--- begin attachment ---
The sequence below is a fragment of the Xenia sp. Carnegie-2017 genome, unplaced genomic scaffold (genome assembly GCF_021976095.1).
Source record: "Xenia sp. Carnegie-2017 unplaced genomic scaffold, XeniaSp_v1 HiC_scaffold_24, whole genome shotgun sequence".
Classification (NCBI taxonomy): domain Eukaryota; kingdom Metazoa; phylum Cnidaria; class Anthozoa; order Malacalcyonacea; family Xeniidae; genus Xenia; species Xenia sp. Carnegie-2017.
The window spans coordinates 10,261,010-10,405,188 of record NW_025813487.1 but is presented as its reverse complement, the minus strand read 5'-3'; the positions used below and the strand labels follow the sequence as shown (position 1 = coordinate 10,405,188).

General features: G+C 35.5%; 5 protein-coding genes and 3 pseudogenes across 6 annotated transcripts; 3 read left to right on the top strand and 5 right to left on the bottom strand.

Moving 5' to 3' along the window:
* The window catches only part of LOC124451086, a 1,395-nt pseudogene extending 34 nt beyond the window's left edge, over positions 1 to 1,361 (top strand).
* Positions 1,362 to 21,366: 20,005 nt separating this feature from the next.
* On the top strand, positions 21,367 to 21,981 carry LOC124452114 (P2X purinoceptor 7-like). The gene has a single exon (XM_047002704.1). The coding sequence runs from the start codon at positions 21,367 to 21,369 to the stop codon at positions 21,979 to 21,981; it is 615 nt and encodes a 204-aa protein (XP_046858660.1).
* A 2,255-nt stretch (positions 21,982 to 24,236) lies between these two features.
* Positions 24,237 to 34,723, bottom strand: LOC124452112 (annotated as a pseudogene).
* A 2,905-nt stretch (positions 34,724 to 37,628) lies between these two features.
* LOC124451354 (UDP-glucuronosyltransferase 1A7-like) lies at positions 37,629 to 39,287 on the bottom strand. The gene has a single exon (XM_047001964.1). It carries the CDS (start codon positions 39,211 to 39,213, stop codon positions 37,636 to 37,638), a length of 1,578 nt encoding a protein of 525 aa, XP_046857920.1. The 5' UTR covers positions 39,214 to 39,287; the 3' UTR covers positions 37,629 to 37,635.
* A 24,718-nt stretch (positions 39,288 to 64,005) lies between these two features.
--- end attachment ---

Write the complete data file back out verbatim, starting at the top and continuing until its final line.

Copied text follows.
The sequence below is a fragment of the Xenia sp. Carnegie-2017 genome, unplaced genomic scaffold (genome assembly GCF_021976095.1).
Source record: "Xenia sp. Carnegie-2017 unplaced genomic scaffold, XeniaSp_v1 HiC_scaffold_24, whole genome shotgun sequence".
Classification (NCBI taxonomy): domain Eukaryota; kingdom Metazoa; phylum Cnidaria; class Anthozoa; order Malacalcyonacea; family Xeniidae; genus Xenia; species Xenia sp. Carnegie-2017.
The window spans coordinates 10,261,010-10,405,188 of record NW_025813487.1 but is presented as its reverse complement, the minus strand read 5'-3'; the positions used below and the strand labels follow the sequence as shown (position 1 = coordinate 10,405,188).

General features: G+C 35.5%; 5 protein-coding genes and 3 pseudogenes across 6 annotated transcripts; 3 read left to right on the top strand and 5 right to left on the bottom strand.

Moving 5' to 3' along the window:
* The window catches only part of LOC124451086, a 1,395-nt pseudogene extending 34 nt beyond the window's left edge, over positions 1 to 1,361 (top strand).
* Positions 1,362 to 21,366: 20,005 nt separating this feature from the next.
* On the top strand, positions 21,367 to 21,981 carry LOC124452114 (P2X purinoceptor 7-like). The gene has a single exon (XM_047002704.1). The coding sequence runs from the start codon at positions 21,367 to 21,369 to the stop codon at positions 21,979 to 21,981; it is 615 nt and encodes a 204-aa protein (XP_046858660.1).
* A 2,255-nt stretch (positions 21,982 to 24,236) lies between these two features.
* Positions 24,237 to 34,723, bottom strand: LOC124452112 (annotated as a pseudogene).
* A 2,905-nt stretch (positions 34,724 to 37,628) lies between these two features.
* LOC124451354 (UDP-glucuronosyltransferase 1A7-like) lies at positions 37,629 to 39,287 on the bottom strand. The gene has a single exon (XM_047001964.1). It carries the CDS (start codon positions 39,211 to 39,213, stop codon positions 37,636 to 37,638), a length of 1,578 nt encoding a protein of 525 aa, XP_046857920.1. The 5' UTR covers positions 39,214 to 39,287; the 3' UTR covers positions 37,629 to 37,635.
* A 24,718-nt stretch (positions 39,288 to 64,005) lies between these two features.